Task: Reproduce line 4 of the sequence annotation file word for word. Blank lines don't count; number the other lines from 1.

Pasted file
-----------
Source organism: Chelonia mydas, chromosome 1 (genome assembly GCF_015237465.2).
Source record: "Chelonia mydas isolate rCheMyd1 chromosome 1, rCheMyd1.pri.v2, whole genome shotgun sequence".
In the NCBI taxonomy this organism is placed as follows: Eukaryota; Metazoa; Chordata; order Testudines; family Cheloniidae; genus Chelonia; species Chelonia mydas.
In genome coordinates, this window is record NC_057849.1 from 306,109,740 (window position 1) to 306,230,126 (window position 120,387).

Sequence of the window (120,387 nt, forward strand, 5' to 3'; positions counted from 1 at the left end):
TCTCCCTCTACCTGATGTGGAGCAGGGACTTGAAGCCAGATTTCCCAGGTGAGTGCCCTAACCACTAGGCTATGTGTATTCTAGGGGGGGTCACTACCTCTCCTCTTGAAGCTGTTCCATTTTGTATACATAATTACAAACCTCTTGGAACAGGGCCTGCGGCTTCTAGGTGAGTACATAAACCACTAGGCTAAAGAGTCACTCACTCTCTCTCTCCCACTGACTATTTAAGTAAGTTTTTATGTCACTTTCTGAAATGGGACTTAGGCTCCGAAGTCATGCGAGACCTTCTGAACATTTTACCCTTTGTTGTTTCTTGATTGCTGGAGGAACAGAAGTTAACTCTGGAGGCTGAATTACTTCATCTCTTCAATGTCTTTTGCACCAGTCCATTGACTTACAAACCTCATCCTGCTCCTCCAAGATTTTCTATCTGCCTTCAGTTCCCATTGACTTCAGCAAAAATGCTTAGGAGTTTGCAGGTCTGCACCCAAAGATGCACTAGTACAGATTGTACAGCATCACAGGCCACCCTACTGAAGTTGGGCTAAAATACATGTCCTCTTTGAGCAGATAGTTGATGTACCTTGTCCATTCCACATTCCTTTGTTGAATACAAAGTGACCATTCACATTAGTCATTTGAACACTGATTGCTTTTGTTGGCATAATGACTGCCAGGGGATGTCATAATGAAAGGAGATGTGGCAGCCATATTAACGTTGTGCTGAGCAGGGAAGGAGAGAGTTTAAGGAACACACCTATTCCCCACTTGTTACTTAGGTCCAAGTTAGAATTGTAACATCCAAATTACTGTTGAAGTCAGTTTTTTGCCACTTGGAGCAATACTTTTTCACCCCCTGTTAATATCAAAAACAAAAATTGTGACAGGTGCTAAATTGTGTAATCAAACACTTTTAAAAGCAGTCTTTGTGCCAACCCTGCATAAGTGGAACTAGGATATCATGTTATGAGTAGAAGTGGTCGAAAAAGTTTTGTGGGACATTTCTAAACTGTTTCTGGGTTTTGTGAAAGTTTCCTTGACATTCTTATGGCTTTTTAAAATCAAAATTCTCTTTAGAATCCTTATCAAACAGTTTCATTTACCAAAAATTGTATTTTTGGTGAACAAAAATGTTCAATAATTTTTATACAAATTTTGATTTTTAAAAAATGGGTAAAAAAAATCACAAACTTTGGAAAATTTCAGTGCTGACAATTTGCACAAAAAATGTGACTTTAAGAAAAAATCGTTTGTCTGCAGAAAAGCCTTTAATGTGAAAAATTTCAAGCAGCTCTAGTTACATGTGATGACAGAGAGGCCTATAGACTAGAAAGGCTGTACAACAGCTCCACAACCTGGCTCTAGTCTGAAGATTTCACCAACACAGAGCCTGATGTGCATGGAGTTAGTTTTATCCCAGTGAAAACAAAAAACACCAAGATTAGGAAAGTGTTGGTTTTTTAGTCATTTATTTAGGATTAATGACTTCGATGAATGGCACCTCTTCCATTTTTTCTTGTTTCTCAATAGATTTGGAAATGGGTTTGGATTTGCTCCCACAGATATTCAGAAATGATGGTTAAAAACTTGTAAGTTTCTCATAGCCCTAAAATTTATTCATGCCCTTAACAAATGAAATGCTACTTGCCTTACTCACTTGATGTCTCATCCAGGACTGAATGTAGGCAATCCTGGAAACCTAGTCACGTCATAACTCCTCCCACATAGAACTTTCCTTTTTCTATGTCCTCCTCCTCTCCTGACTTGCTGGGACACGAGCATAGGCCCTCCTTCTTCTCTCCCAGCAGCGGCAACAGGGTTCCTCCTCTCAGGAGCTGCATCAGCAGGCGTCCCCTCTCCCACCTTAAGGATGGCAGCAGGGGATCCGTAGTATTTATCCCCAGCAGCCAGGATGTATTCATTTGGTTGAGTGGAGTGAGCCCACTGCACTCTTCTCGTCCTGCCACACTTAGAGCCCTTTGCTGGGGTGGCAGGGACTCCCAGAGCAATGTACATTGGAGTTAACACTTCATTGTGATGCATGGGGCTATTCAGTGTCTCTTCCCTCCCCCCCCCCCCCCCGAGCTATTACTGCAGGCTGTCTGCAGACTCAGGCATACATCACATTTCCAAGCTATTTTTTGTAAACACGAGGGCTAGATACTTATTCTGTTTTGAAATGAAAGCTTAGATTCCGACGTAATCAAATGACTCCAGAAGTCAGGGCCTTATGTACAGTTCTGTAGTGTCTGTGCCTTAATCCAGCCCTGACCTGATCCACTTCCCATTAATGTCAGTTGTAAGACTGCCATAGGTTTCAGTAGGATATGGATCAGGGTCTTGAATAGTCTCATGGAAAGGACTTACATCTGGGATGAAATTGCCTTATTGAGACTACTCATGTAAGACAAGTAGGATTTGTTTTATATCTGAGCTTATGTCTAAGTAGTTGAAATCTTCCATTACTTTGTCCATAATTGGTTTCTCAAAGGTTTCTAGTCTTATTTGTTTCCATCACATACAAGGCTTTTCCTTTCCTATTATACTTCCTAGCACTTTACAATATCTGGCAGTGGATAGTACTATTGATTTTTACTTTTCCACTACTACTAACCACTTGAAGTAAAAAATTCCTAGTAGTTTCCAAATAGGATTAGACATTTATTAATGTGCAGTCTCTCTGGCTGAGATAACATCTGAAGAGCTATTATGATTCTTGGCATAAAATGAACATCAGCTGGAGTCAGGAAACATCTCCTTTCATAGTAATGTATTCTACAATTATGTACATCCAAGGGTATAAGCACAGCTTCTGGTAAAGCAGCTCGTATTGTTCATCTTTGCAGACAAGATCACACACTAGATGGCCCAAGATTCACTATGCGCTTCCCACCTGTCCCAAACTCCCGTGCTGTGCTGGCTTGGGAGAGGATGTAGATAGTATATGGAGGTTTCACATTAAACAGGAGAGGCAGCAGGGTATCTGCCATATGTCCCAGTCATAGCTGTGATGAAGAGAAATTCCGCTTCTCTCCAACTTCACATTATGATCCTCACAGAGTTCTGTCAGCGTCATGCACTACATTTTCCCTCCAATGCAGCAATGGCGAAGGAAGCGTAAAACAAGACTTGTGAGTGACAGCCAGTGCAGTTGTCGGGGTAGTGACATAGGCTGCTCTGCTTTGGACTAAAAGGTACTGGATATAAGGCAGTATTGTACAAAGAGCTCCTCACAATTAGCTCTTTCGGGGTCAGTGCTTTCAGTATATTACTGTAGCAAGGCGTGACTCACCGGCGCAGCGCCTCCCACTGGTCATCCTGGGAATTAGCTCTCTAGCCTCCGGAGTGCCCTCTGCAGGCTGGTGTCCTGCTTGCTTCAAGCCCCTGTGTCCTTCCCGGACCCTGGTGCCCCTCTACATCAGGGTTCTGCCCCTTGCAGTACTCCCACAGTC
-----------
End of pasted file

In genome coordinates, this window is record NC_057849.1 from 306,109,740 (window position 1) to 306,230,126 (window position 120,387).